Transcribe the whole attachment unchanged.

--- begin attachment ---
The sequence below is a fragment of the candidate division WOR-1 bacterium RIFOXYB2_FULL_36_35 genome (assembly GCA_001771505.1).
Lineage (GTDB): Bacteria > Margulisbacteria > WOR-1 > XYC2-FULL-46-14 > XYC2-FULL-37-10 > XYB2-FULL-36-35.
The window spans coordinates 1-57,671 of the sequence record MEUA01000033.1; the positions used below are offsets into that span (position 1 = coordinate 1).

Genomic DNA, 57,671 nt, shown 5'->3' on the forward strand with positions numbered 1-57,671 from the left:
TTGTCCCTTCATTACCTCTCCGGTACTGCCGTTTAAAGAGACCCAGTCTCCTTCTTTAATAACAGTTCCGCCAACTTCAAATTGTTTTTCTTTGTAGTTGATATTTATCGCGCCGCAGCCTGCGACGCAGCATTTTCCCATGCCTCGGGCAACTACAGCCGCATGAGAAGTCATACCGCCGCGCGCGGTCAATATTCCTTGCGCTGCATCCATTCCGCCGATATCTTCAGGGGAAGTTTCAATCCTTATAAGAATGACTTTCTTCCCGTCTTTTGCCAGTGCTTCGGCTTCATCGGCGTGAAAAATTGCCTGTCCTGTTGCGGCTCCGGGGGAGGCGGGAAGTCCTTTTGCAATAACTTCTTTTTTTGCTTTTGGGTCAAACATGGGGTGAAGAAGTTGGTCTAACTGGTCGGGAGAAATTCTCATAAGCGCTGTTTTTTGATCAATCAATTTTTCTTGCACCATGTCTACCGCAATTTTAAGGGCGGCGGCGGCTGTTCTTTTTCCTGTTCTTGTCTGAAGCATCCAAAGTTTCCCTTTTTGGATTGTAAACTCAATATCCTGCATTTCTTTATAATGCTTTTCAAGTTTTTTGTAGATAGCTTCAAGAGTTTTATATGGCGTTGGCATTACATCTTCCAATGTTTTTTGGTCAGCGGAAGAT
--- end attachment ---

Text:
The sequence below is a fragment of the candidate division WOR-1 bacterium RIFOXYB2_FULL_36_35 genome (assembly GCA_001771505.1).
Lineage (GTDB): Bacteria > Margulisbacteria > WOR-1 > XYC2-FULL-46-14 > XYC2-FULL-37-10 > XYB2-FULL-36-35.
The window spans coordinates 1-57,671 of the sequence record MEUA01000033.1; the positions used below are offsets into that span (position 1 = coordinate 1).

Genomic DNA, 57,671 nt, shown 5'->3' on the forward strand with positions numbered 1-57,671 from the left:
TTGTCCCTTCATTACCTCTCCGGTACTGCCGTTTAAAGAGACCCAGTCTCCTTCTTTAATAACAGTTCCGCCAACTTCAAATTGTTTTTCTTTGTAGTTGATATTTATCGCGCCGCAGCCTGCGACGCAGCATTTTCCCATGCCTCGGGCAACTACAGCCGCATGAGAAGTCATACCGCCGCGCGCGGTCAATATTCCTTGCGCTGCATCCATTCCGCCGATATCTTCAGGGGAAGTTTCAATCCTTATAAGAATGACTTTCTTCCCGTCTTTTGCCAGTGCTTCGGCTTCATCGGCGTGAAAAATTGCCTGTCCTGTTGCGGCTCCGGGGGAGGCGGGAAGTCCTTTTGCAATAACTTCTTTTTTTGCTTTTGGGTCAAACATGGGGTGAAGAAGTTGGTCTAACTGGTCGGGAGAAATTCTCATAAGCGCTGTTTTTTGATCAATCAATTTTTCTTGCACCATGTCTACCGCAATTTTAAGGGCGGCGGCGGCTGTTCTTTTTCCTGTTCTTGTCTGAAGCATCCAAAGTTTCCCTTTTTGGATTGTAAACTCAATATCCTGCATTTCTTTATAATGCTTTTCAAGTTTTTTGTAGATAGCTTCAAGAGTTTTATATGGCGTTGGCATTACATCTTCCAATGTTTTTTGGTCAGCGGAAGAT